Address: 44 Suvorov Ave.
Period of construction: 2nd half of 19th century
Presumably, this is the last building in Izmail, where Romanian Freemasons met before the advent of the Russian Empire.
It is known that in February 1871 the last Izmail Masonic lodge was created, which, according to some sources, was called the “Renaissance of the Proselite East” and consisted of about 40 members, mainly residents of Izmail and Bolgrad. Its activities were considered as legal during the period when Izmail was a part of the United Principality of Wallachia and Moldavia.
One theory is that for some time members of the lodge gathered in the building between the current Shevchenko Palace of Culture and the hotel “Izmail”. It can be assumed with high probability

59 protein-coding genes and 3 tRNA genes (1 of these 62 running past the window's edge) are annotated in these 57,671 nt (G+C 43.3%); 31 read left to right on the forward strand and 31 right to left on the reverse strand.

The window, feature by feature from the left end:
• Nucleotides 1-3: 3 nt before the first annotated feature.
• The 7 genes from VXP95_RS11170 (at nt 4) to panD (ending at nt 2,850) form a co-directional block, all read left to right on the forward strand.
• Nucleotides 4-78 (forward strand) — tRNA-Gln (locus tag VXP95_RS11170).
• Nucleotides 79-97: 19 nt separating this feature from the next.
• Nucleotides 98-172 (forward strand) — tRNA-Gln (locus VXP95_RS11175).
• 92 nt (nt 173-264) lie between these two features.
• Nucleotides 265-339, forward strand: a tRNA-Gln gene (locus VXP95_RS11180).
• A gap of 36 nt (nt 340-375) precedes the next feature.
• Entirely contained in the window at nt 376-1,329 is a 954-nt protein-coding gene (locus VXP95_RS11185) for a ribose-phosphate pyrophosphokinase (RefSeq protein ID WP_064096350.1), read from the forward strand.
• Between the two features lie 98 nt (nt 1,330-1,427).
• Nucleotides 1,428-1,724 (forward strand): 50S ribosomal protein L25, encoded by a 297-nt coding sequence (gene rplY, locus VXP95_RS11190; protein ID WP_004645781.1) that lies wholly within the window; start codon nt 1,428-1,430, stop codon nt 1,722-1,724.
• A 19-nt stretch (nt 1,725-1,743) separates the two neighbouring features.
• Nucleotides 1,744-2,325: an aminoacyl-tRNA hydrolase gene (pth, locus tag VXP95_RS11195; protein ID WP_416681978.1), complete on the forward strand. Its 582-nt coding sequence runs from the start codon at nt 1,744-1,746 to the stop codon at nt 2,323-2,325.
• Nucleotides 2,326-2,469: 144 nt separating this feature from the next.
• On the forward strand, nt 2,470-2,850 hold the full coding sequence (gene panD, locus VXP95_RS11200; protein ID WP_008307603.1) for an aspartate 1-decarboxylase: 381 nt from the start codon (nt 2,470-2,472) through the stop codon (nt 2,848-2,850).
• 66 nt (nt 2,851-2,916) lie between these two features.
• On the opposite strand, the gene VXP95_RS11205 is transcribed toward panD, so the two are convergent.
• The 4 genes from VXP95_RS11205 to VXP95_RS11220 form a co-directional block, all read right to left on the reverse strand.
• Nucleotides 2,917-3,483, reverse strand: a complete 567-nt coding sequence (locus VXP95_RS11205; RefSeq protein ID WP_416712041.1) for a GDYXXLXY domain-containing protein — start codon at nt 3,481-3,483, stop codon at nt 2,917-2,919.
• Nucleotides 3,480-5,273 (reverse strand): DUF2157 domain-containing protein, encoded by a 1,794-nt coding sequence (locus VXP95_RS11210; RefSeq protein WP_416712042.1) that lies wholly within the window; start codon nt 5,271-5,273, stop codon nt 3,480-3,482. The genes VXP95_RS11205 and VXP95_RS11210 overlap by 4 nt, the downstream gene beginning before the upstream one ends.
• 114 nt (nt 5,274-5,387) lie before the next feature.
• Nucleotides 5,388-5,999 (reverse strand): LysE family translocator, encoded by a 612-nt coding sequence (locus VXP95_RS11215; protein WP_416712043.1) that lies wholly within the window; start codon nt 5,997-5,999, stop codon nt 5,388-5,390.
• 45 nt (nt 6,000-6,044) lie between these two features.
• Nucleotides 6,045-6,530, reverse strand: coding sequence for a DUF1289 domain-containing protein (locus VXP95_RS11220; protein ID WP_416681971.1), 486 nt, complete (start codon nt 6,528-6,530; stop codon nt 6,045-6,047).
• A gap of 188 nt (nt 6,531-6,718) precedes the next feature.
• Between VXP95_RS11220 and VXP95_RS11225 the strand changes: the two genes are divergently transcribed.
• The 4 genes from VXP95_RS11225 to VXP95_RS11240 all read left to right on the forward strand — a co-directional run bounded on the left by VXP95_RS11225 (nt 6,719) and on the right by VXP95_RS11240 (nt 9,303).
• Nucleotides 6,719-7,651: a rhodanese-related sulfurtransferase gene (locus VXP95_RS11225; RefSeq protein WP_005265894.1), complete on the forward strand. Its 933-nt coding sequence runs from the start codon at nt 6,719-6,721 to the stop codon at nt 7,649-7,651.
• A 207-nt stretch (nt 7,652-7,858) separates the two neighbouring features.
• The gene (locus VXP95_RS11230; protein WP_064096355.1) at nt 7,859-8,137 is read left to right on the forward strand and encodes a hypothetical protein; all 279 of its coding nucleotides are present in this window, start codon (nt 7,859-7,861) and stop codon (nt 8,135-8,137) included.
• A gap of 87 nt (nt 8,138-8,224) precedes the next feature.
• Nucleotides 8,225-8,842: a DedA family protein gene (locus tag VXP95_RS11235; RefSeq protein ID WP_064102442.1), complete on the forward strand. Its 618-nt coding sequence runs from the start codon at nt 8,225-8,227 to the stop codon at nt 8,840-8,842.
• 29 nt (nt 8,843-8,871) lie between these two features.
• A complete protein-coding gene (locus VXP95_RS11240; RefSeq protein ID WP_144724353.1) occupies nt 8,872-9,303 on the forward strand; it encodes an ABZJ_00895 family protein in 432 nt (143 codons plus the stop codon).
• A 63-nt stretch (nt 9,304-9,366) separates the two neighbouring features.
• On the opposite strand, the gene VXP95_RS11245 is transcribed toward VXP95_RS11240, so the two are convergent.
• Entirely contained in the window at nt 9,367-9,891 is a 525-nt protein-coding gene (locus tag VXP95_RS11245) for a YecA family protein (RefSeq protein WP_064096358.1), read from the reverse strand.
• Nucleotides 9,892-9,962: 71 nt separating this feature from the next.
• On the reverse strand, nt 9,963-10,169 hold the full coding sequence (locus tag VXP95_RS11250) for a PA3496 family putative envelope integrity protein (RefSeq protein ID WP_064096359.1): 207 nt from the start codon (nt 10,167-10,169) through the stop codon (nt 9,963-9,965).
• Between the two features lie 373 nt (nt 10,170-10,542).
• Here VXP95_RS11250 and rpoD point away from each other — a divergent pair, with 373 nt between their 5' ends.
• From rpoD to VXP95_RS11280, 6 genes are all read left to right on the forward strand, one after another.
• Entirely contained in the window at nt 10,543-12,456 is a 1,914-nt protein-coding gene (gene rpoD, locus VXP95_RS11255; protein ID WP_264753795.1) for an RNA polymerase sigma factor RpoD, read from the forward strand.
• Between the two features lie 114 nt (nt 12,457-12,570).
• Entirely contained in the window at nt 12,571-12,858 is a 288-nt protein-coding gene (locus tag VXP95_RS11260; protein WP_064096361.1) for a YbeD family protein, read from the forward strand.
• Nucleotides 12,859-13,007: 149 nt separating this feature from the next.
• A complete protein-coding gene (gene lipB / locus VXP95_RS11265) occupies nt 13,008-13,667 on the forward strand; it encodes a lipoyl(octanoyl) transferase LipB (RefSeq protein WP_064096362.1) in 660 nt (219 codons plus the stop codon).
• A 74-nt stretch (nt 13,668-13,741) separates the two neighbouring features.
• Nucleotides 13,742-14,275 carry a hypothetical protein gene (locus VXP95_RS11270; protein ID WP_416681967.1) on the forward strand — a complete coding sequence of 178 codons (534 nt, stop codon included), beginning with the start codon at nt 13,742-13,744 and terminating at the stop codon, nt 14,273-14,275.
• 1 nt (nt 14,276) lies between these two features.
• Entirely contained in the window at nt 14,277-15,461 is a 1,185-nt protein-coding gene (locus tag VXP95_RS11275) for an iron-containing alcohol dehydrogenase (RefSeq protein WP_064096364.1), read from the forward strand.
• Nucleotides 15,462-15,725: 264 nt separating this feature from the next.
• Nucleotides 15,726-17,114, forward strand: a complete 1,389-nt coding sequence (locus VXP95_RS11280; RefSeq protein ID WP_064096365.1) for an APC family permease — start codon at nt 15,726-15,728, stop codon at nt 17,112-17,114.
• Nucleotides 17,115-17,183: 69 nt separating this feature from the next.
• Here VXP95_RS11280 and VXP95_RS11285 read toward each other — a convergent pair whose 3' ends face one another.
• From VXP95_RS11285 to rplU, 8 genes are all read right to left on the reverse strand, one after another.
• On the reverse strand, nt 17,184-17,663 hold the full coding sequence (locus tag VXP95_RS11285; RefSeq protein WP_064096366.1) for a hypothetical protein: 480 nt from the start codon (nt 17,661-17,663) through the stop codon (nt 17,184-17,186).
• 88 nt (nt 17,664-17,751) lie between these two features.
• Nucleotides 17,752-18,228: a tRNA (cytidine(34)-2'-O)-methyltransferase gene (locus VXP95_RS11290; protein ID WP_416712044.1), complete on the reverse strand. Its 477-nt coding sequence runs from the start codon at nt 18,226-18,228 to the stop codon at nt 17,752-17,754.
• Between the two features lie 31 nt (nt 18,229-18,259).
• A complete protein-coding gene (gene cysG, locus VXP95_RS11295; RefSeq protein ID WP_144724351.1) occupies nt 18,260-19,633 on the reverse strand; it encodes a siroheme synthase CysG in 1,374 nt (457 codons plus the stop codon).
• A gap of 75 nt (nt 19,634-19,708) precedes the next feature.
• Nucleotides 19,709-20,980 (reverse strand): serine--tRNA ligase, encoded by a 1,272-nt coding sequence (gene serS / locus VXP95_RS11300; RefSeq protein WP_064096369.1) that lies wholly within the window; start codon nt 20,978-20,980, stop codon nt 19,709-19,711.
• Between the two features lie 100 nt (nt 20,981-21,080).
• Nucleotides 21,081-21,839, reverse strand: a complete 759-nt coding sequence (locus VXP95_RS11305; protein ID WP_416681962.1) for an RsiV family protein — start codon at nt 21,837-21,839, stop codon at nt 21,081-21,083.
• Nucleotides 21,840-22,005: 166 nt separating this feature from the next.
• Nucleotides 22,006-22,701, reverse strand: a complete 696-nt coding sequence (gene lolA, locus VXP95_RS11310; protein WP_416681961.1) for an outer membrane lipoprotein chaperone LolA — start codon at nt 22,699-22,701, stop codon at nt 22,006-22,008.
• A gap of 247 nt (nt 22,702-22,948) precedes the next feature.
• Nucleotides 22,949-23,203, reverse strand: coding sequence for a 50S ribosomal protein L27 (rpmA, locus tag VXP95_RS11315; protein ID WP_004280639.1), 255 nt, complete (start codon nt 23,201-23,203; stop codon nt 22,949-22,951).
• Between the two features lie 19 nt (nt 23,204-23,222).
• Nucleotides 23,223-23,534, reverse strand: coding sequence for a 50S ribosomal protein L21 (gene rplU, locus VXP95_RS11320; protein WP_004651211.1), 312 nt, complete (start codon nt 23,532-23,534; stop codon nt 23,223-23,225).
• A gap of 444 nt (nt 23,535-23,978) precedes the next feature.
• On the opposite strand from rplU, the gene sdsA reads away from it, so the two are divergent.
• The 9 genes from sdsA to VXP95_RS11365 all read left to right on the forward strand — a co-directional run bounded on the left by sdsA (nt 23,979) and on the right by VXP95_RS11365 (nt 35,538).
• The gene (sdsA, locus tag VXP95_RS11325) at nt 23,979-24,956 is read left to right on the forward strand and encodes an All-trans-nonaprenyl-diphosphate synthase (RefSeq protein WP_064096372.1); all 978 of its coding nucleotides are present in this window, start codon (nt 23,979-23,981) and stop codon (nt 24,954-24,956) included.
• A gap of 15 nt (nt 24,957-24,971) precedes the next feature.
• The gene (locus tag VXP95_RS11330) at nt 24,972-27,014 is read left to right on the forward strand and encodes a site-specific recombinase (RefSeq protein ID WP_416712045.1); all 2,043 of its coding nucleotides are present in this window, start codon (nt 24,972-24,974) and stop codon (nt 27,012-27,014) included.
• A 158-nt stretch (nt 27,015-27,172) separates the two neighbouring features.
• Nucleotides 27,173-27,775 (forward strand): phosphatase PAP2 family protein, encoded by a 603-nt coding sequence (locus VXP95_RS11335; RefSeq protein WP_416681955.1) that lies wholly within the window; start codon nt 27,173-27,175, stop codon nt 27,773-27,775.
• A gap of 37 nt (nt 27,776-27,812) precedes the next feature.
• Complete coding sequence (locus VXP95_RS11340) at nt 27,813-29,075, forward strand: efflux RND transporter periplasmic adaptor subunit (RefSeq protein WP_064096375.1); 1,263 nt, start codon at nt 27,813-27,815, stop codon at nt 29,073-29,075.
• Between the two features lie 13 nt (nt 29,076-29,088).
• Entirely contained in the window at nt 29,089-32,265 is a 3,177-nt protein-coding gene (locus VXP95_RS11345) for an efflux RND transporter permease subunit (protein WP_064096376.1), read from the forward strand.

that this “house with benches” on 44 Suvorov Ave is the one. It was owned by Paskalovich brothers. One of them worked as postmaster in Izmail and the second – as a border guard officer.
The meetings in the house continued until the day when one of the members of the lodge decided to “decorate” the building with Masonic symbols. After that the Paskalovich brothers stopped providing their house to the Masons and reformatted it into a profitable tavern.
the Masonic lodge ceased to exist with the return of Izmail to the Russian Empire where secret societies were prohibited.
After World War II, Ivan Poluboyanov, a deaf-mute, settled in the house. He very hospitably hosted people whom Mother Nature had also been deprived of by hearing. People with hearing disabilities are accustomed to this place, so in 1956 the Izmail club of Izmail Deaf community was formed.
With the relocation of Izmail Deaf community to another place, this house was subsequently leased to catering establishments.